Underride Collisions

Since large trucks sit higher off the ground, it is possible for other vehicles to slide underneath them in an accident. This is what is called an underride collision. They are typically not a daily occurrence but are often catastrophic

Types of Underride Collisions

There are two types of underride truck accidents that can occur: 

Side Underride Collisions

A side underride collision happens when a vehicle slides under the side of a large truck. These accidents often happen at night or when the sun is low, affecting visibility, or when a truck driver is crossing or turning onto a street, making a U-turn, or backing up. 

Rear Underride Collisions

In a rear underride collision, a vehicle slides under the rear end of a truck or trailer in an accident. These collisions often happen when a car follows a truck too closely when a poorly marked truck is parked on the side of the road, or in low visibility conditions.

Common Causes of Underride Collisions

Underride Collisions

There are various ways underride accidents can happen, but some of the most common causes are as follows:

Driver Negligence

A truck driver’s or another motorist’s negligent actions can directly lead to an underride accident. For example, if they are driving while distracted, speeding, driving while fatigued, operating the truck while under the influence of alcohol or drugs, or fail to check blind spots.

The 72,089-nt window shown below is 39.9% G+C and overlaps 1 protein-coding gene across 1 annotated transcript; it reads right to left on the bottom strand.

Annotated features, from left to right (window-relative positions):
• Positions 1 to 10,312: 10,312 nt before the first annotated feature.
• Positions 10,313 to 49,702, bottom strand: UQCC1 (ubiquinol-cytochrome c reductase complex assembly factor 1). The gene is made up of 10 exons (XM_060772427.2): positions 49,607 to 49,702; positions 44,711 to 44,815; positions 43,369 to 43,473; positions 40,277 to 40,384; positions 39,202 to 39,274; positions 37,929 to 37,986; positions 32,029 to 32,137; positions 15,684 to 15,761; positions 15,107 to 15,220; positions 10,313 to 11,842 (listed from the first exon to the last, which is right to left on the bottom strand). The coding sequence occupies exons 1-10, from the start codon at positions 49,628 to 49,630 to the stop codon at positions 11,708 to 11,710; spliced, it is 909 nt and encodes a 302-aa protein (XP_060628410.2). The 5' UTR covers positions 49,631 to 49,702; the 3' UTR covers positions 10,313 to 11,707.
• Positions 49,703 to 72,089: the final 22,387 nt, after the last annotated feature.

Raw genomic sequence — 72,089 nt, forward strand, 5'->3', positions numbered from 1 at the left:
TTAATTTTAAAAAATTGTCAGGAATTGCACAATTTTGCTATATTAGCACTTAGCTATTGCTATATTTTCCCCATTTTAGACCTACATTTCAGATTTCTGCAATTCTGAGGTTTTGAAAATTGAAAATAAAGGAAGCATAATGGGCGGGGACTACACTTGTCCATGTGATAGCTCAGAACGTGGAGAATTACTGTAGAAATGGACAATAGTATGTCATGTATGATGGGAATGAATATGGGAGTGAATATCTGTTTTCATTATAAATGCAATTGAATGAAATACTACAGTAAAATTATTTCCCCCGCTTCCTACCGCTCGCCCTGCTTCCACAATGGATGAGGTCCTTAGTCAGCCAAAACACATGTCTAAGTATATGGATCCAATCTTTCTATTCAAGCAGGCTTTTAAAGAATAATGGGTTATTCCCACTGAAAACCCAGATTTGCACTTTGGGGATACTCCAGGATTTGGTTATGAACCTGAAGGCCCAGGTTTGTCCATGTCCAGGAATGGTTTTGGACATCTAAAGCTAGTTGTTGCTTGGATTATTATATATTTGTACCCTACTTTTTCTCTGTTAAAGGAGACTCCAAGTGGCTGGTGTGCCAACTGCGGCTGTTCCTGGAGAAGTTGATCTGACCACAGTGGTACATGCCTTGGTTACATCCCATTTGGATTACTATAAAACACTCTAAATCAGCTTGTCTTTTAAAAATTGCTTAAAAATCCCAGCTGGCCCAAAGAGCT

Lack of or Faulty Underride Guards 

Many truck drivers or companies have underride guards installed on semi-trucks to prevent cars from sliding underneath the trailer in an accident. However, if an underride guard is defective, broken, or not installed, a car can end up underneath the side or rear of the trailer. 

Braking Too Fast 

If a truck driver suddenly slams on the brakes, a car traveling behind it may not have enough time to stop and can slide underneath the rear in a crash.  

Improper Turns 

If a truck driver makes an improper turn, for instance, turning too widely or failing to signal, another vehicle can t-bone them leading to an underride. 

Poor Truck Maintenance

A lack of or poor maintenance can contribute to an underride accident, for instance, if there is brake failure, steering equipment malfunction, tire failure, and trailer problems. 

The Danger of Underride Collisions

When a vehicle slides under a large truck, it is often severely crushed. As a result, many victims are severely injured or killed in underride collisions. The U.S. Government Accountability Office reports that an average of 219 fatalities from underride crashes involving large trucks were reported annually between 2008 to 2017. Due to the severity of these accidents, a Stop Underrides Act has been proposed that would require the installation of rear, side, and front underride guards on certain trucks and trailers. Underride guards are metal bars that hang from a truck or trailer to create a barrier and stop a vehicle from sliding underneath. 

If you or someone you love has been severely injured in an underride collision, speak to an Atlanta Truck Accident Lawyer today. We can help you hold the at-fault party accountable for the compensation you deserve. 

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